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Tuesday, February 7, 2012

Small Business Set-Aside Programs: An Overview and Recent Developments in the Law

Kate M. Manuel
Legislative Attorney

Erika K. Lunder
Legislative Attorney

In government contracting law, a “set-aside” is a procurement in which only certain businesses may compete. Set-asides can be total or partial, depending upon whether the entire procurement, or just a severable segment of it, is so restricted. Eligibility for set-asides is typically based on business size, as well as demographic characteristics of the business owners. Currently, under the Small Business Act, there are set-aside programs for (1) small disadvantaged businesses participating in the 8(a) Minority Small Business and Capital Ownership Development Program (8(a) small businesses); (2) Historically Underutilized Business Zone (HUBZone) small businesses; (3) women-owned small businesses; (4) service-disabled veteran-owned small businesses; and (5) small businesses not belonging to any of the prior four categories.

These programs are all government-wide and could potentially be used by any agency. However, the programs differ in their eligibility requirements and the types of contracting preferences they provide for participating small businesses. For example, there are some significant differences among the programs as to when set-asides may be used (e.g., the value of qualifying contracts). Additionally, while the Small Business Act provides special authority for agencies to make solesource awards to 8(a), HUBZone, and service-disabled veteran-owned small businesses, solesource awards to women-owned or other small businesses are generally possible only under the authority of the Competition in Contracting Act (CICA). CICA authorizes noncompetitive awards, or awards made after soliciting and negotiating with only one source, to any size firm when certain conditions exist (e.g., single source; urgent and compelling circumstances). Moreover, only HUBZone small businesses qualify for “price evaluation preferences” in unrestricted competitions.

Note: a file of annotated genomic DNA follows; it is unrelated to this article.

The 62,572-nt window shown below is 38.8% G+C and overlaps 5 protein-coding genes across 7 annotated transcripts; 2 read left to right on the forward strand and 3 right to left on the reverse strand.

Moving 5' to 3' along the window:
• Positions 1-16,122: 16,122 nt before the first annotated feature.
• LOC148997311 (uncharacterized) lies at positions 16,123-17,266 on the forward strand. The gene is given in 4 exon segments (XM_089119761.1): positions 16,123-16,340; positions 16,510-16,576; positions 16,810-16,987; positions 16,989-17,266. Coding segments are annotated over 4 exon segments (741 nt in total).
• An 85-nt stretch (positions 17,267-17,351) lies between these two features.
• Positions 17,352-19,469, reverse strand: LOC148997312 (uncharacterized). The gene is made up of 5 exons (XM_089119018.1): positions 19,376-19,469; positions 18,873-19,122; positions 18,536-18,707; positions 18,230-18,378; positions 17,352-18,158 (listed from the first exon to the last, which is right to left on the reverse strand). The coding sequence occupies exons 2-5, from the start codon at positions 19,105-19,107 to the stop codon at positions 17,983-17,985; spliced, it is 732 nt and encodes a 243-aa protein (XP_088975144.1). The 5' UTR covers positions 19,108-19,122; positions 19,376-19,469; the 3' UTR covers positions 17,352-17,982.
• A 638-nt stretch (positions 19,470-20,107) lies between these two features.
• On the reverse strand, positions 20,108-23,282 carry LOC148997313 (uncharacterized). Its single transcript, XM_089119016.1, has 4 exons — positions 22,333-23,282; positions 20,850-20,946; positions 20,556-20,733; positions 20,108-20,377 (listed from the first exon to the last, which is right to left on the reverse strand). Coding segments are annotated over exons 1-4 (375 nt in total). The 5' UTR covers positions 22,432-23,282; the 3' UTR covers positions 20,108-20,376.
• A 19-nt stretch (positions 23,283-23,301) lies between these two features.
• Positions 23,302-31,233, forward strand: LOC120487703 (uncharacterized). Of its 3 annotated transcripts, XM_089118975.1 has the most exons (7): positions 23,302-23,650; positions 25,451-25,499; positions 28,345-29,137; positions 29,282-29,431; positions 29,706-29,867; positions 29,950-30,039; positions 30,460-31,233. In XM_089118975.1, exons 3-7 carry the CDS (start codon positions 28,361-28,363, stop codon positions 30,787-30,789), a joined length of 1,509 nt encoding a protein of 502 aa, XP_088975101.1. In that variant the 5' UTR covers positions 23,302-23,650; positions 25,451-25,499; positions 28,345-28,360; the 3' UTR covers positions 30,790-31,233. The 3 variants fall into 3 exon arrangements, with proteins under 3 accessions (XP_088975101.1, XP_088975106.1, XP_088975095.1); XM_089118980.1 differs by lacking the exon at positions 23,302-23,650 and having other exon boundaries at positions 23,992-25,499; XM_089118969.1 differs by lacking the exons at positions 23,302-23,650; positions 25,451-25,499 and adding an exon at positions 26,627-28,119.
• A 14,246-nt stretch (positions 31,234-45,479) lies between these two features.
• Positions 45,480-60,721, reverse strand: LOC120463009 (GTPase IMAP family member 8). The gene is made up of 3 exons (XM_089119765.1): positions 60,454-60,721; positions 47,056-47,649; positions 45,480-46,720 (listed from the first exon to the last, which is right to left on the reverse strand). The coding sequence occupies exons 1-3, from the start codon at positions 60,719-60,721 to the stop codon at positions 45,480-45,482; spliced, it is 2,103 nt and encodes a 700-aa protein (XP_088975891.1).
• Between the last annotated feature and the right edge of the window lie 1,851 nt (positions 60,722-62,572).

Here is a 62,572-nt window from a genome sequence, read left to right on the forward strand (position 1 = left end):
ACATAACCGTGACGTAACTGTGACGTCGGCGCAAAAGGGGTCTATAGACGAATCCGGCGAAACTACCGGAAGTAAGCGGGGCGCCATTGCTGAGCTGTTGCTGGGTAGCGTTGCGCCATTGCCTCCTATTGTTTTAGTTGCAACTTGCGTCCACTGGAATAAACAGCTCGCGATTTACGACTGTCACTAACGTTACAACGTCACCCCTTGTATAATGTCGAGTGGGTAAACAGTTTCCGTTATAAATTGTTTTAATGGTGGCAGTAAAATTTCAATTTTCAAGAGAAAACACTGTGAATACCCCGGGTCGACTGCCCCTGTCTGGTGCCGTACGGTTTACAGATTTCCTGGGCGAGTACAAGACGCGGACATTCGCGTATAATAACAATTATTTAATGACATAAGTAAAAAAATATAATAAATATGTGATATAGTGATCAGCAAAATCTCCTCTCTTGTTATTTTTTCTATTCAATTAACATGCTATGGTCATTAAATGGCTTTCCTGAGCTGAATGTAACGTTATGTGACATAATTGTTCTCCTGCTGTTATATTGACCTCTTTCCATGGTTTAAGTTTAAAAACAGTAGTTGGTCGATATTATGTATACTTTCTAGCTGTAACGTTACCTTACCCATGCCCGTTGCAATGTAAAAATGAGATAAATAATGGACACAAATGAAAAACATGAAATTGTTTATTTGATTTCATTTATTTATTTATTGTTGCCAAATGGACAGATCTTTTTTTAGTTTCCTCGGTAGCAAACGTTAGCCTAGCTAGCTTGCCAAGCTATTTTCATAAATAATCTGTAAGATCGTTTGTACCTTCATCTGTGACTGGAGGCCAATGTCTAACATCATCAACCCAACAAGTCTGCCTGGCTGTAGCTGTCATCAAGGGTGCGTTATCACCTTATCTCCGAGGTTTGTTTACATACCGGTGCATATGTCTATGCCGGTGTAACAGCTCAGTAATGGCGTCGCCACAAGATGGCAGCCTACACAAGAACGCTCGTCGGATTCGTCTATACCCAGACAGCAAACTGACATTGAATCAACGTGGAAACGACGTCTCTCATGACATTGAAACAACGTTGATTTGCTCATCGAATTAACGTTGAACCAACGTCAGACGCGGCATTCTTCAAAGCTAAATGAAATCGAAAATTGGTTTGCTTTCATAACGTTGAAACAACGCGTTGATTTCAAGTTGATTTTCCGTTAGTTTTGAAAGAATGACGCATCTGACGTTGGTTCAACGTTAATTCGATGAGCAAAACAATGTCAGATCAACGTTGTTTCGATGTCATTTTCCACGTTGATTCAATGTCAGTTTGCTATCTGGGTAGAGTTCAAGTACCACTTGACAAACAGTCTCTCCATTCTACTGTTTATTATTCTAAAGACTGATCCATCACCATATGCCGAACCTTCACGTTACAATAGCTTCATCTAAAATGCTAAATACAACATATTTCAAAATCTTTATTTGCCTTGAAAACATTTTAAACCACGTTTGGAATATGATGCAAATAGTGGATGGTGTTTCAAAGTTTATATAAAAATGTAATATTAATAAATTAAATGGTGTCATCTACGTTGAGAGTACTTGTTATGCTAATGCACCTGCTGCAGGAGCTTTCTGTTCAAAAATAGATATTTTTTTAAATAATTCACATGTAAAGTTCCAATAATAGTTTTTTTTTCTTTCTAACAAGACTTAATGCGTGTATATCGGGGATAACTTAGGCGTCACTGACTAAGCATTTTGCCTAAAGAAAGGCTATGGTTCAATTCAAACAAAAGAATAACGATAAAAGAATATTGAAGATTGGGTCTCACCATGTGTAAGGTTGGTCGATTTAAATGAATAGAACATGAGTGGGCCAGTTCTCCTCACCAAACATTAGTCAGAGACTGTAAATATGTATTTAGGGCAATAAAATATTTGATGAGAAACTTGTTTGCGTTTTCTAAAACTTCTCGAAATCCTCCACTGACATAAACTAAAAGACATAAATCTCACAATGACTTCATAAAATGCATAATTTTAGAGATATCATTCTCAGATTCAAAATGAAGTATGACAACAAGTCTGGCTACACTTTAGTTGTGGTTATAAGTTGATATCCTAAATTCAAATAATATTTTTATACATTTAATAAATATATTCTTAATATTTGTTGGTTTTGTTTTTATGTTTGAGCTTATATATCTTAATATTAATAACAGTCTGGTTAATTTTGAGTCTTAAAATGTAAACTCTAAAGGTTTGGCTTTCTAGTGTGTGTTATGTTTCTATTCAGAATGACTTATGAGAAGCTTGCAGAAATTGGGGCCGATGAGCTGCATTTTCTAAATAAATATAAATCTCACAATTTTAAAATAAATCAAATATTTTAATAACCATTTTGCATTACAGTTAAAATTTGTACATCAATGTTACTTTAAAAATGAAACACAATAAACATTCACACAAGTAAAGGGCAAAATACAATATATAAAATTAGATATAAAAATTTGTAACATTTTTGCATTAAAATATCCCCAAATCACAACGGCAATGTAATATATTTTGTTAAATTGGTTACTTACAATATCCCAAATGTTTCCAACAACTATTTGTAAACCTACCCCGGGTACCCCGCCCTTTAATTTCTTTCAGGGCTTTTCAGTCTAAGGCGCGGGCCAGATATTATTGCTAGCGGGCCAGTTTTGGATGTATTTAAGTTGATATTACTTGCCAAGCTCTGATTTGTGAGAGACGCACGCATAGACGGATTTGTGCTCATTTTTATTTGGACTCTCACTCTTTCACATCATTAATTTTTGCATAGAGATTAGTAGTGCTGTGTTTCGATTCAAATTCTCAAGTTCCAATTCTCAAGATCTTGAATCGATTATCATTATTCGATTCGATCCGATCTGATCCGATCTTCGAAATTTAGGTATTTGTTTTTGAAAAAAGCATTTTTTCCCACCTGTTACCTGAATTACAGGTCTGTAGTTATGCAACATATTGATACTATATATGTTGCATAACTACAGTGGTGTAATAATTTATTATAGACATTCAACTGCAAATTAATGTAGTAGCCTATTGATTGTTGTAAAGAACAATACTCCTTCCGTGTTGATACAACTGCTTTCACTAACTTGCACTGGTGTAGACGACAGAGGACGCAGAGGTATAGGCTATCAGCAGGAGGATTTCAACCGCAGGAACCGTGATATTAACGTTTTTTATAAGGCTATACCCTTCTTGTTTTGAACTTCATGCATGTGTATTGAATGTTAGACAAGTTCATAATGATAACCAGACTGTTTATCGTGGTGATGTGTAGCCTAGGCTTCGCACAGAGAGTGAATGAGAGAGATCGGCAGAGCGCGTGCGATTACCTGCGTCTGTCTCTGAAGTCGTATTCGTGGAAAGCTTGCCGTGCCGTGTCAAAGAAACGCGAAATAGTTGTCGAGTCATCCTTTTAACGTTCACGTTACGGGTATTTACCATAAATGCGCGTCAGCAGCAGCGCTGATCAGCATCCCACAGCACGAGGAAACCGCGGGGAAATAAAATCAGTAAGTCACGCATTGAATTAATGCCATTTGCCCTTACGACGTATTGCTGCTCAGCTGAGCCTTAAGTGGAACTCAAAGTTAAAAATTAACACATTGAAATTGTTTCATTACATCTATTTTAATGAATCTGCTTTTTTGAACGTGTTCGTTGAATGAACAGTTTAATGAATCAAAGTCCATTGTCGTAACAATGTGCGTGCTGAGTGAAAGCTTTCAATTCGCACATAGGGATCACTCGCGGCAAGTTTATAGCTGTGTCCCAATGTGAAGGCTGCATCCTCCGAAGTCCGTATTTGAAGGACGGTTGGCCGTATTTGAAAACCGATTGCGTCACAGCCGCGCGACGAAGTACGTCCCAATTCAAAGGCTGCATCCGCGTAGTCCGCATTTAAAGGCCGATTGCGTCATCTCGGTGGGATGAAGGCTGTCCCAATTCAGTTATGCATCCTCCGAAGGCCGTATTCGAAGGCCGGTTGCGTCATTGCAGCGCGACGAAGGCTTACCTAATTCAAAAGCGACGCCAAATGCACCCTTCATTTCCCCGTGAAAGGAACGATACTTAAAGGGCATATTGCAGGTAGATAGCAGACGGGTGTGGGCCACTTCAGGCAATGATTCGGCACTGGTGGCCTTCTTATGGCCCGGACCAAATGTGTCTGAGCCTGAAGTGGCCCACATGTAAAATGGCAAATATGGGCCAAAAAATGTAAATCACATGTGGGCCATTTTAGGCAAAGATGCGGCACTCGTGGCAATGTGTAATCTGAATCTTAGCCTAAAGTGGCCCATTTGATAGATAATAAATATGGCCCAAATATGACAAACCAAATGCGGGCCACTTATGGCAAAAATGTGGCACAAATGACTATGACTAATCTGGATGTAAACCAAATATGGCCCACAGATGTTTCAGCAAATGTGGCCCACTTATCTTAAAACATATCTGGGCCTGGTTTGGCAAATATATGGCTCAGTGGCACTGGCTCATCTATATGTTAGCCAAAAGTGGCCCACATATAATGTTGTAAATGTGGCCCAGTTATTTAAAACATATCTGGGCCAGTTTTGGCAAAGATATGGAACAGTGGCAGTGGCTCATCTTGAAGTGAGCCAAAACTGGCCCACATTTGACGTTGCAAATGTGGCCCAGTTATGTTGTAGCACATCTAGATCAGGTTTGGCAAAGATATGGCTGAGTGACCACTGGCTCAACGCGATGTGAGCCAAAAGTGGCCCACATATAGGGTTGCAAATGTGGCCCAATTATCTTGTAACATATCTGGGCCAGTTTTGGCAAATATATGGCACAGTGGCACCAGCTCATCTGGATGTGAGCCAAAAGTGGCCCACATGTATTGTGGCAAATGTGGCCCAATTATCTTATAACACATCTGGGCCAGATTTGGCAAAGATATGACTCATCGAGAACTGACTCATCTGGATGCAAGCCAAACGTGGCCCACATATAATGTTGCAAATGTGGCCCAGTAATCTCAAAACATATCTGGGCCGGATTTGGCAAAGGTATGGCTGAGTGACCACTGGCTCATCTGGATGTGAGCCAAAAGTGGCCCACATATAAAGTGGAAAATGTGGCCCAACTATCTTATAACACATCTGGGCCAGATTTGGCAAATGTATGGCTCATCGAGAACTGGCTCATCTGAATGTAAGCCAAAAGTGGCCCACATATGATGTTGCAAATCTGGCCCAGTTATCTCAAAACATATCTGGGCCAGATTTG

In addition, the Veterans Benefits, Health Care, and Information Technology Act of 2006 (P.L. 109-461) provides the Department of Veterans Affairs (VA) with additional authority to award set-aside or sole-source contracts to veteran-owned and service-disabled veteran-owned small businesses. Contracts with a value of less than $150,000 may be awarded on a set-aside or solesource basis at the contracting officer’s discretion. Contracts valued in excess of $150,000 must generally be awarded via a set-aside, although sole-source awards of up to $5 million may be made in certain circumstances.

The 111th Congress enacted legislation (P.L. 111-240) amending the statutory language that the Government Accountability Office (GAO) and U.S. Court of Federal Claims had construed, in a series of decisions issued in 2008-2010, as requiring agencies to give set-asides for HUBZone small businesses “precedence” over those for 8(a) and service-disabled veteran-owned small businesses. However, in 2010-2011, GAO and the Court of Federal Claims issued several other decisions interpreting the statutes and regulations governing the set-aside programs that could also affect the number of awards to such businesses. For example, in Aldevra, GAO found that, in certain circumstances, the VA must use set-asides for veteran-owned small businesses, instead of procuring goods or services through the Federal Supply Schedules. Other decisions have similarly found that procurements of architect-engineer services by the VA are subject to set-asides for veteran-owned small businesses, and that procurements from such businesses take precedence over procurements from the AbilityOne Program for blind individuals and individuals with severe disabilities.

Date of Report: January 24, 2012
Number of Pages: 31
Order Number: R41945
Price: $29.95

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